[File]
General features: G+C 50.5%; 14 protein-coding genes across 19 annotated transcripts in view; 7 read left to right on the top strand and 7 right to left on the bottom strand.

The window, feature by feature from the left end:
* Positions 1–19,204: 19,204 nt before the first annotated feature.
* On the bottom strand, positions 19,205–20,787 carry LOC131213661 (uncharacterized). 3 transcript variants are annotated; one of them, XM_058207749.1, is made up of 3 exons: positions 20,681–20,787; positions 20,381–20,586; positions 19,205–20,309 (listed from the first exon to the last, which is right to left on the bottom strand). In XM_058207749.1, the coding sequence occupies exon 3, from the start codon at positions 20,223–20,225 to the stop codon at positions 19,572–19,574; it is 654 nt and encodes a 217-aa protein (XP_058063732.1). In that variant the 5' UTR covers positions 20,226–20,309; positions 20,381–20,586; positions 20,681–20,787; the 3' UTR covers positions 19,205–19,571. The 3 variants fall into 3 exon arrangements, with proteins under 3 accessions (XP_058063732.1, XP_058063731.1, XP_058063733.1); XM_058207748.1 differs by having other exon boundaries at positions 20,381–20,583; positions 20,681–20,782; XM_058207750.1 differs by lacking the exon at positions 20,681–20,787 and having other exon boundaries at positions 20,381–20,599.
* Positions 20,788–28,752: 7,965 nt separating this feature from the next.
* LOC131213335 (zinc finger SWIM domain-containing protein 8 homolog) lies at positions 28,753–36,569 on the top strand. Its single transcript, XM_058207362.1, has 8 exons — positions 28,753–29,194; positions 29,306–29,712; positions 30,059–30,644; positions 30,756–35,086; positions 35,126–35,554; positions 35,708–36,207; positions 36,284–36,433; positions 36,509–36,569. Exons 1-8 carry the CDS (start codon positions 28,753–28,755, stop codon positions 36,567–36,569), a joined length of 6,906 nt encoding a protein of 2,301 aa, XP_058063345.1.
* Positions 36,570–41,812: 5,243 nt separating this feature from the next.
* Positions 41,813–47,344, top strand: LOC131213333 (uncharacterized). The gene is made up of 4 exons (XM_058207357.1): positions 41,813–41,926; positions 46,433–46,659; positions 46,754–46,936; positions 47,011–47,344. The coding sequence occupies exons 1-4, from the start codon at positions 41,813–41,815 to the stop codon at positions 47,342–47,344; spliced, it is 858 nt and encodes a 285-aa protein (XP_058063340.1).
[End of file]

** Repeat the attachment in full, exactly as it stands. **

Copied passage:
General features: G+C 50.5%; 14 protein-coding genes across 19 annotated transcripts in view; 7 read left to right on the top strand and 7 right to left on the bottom strand.

The window, feature by feature from the left end:
* Positions 1–19,204: 19,204 nt before the first annotated feature.
* On the bottom strand, positions 19,205–20,787 carry LOC131213661 (uncharacterized). 3 transcript variants are annotated; one of them, XM_058207749.1, is made up of 3 exons: positions 20,681–20,787; positions 20,381–20,586; positions 19,205–20,309 (listed from the first exon to the last, which is right to left on the bottom strand). In XM_058207749.1, the coding sequence occupies exon 3, from the start codon at positions 20,223–20,225 to the stop codon at positions 19,572–19,574; it is 654 nt and encodes a 217-aa protein (XP_058063732.1). In that variant the 5' UTR covers positions 20,226–20,309; positions 20,381–20,586; positions 20,681–20,787; the 3' UTR covers positions 19,205–19,571. The 3 variants fall into 3 exon arrangements, with proteins under 3 accessions (XP_058063732.1, XP_058063731.1, XP_058063733.1); XM_058207748.1 differs by having other exon boundaries at positions 20,381–20,583; positions 20,681–20,782; XM_058207750.1 differs by lacking the exon at positions 20,681–20,787 and having other exon boundaries at positions 20,381–20,599.
* Positions 20,788–28,752: 7,965 nt separating this feature from the next.
* LOC131213335 (zinc finger SWIM domain-containing protein 8 homolog) lies at positions 28,753–36,569 on the top strand. Its single transcript, XM_058207362.1, has 8 exons — positions 28,753–29,194; positions 29,306–29,712; positions 30,059–30,644; positions 30,756–35,086; positions 35,126–35,554; positions 35,708–36,207; positions 36,284–36,433; positions 36,509–36,569. Exons 1-8 carry the CDS (start codon positions 28,753–28,755, stop codon positions 36,567–36,569), a joined length of 6,906 nt encoding a protein of 2,301 aa, XP_058063345.1.
* Positions 36,570–41,812: 5,243 nt separating this feature from the next.
* Positions 41,813–47,344, top strand: LOC131213333 (uncharacterized). The gene is made up of 4 exons (XM_058207357.1): positions 41,813–41,926; positions 46,433–46,659; positions 46,754–46,936; positions 47,011–47,344. The coding sequence occupies exons 1-4, from the start codon at positions 41,813–41,815 to the stop codon at positions 47,342–47,344; spliced, it is 858 nt and encodes a 285-aa protein (XP_058063340.1).